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Nicki Minaj Fought Back Against Sexist Tweets About Her Success

“the greats give me my respect”

When gossip site Bossip asked why there aren't more mainstream female rap artists, it posed a question that—with a solid understanding of both sexism in the music industry and the systematic barriers for women's success in a genre that commonly objectivizes them—seems pretty simple. The site posted plenty of responses to the question, adding commentary to whether it agreed or not. But when it retweeted one response saying,"Yep, men are visual creatures they don't care if you can sing...That's why nicki had to buy an ass to blow up! #Fact," Nicki Minaj stepped in to set the record straight.

She tweeted a series of responses on Friday. 

The conversation might not have been started as an attack on Minaj's success, but she brought up an important and pervasive issue in the industry. While Bossip later said that retweets were not necessarily endorsements, spreading statements about female artists and their "asses" is still a way to let those sexist sentiments become widely accepted. It makes sense that Minaj would argue against anyone who attributes her success to aspects aside from her talent, much less reduces her to her body.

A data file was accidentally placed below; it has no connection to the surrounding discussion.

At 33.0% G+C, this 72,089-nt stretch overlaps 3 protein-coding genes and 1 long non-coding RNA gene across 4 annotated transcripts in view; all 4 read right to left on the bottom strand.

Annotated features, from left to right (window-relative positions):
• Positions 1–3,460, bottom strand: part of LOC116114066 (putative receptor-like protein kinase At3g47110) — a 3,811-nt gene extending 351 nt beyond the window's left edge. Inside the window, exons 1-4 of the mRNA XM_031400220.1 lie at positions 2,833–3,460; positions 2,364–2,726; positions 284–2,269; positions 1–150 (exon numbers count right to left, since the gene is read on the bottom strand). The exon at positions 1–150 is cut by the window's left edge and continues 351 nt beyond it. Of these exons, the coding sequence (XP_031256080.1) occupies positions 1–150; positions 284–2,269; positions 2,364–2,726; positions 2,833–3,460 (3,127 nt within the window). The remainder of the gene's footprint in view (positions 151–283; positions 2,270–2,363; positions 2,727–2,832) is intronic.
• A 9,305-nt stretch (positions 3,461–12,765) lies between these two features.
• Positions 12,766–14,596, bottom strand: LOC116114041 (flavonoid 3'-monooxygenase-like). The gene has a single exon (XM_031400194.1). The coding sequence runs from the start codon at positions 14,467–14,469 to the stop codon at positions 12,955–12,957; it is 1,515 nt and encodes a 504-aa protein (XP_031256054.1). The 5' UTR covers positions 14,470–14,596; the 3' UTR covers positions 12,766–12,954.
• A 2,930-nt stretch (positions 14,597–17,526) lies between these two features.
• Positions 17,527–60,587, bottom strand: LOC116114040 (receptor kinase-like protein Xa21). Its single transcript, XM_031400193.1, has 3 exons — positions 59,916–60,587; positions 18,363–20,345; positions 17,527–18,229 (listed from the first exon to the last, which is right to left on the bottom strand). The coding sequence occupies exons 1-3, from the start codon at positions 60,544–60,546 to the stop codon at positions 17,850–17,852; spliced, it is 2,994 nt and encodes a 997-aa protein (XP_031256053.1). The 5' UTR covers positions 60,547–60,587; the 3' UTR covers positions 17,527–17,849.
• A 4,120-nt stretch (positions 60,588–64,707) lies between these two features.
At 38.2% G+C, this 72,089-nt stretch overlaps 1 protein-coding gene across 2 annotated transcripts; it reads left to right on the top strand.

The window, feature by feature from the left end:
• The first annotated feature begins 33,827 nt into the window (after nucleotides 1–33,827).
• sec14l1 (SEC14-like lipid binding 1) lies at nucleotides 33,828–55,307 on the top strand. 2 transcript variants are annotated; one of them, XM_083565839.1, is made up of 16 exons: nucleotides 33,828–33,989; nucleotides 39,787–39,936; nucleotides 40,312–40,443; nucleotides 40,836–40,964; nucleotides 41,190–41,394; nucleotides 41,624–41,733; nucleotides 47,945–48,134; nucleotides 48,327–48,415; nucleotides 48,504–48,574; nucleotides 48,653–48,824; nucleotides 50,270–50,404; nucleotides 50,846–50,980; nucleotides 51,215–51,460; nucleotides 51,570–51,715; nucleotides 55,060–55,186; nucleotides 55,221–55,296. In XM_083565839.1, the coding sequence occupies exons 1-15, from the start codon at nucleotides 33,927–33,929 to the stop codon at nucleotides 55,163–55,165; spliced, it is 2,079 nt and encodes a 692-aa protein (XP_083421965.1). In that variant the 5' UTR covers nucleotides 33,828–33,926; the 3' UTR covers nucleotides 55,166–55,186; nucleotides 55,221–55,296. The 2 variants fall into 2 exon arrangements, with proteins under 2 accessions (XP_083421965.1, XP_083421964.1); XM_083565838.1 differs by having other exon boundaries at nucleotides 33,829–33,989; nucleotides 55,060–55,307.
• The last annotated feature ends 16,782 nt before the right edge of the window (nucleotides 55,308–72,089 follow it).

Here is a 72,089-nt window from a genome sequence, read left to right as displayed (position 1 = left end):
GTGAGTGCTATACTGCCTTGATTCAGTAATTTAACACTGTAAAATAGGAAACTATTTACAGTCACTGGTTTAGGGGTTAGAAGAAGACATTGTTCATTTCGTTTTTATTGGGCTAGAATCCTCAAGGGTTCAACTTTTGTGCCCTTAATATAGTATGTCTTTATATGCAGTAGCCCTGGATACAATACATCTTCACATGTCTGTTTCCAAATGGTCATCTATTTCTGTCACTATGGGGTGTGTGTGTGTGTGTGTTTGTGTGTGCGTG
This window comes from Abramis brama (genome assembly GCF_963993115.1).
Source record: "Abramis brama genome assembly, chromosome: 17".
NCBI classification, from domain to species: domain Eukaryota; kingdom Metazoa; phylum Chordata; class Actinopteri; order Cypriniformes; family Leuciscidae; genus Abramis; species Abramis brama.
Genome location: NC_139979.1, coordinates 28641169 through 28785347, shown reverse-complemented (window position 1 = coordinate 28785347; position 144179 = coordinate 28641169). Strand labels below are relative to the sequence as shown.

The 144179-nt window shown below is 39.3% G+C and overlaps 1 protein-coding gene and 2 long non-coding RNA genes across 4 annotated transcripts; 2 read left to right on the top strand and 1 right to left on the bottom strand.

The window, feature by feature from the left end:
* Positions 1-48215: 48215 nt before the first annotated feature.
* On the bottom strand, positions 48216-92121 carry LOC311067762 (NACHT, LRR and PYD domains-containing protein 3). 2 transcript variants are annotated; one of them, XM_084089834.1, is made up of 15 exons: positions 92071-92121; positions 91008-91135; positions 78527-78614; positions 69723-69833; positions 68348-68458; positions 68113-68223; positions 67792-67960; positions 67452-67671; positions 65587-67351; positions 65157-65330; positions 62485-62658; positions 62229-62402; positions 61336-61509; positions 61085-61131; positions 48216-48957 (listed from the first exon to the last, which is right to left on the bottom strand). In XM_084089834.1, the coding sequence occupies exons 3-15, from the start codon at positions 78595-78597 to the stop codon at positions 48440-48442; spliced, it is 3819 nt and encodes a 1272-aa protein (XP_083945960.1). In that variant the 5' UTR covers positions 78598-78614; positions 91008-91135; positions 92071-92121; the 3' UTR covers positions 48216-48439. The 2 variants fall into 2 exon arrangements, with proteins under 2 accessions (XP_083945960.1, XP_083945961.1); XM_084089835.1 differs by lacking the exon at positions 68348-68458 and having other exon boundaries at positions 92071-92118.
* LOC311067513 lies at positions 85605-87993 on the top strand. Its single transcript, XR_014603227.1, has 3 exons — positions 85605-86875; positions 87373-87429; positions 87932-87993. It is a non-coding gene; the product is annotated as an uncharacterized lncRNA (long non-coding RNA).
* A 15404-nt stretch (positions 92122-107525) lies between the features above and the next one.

Bossip's inquiry into why there aren't more female rap artists is an important question, but when Bossip responded to Minaj's tweets, it chose to reduce her to a stereotype of the "angry black woman." It tweeted one of Minaj's lyrics from her verse in "Monster," saying, "Wow, our lil' question had Nicki hotter than a Middle Eastern climate, violent." In doing so, it ignored the valid points that Minaj made that actually point towards why there aren't more women in rap. (Editor's note: As an aside, despite having himself, Jay, and Rick Ross—who were, at the time, all more established than Nicki who had just released her debut—Kanye was smart enough to let Nicki close out that song because her verse on that is hotter than a Middle Eastern climate. She smokes 'em all on that track.)  

If we want to have a conversation about how any industry treats women, we have to actually listen to what those women have to say—not laugh or ridicule them when they voice their anger that they aren't taken seriously.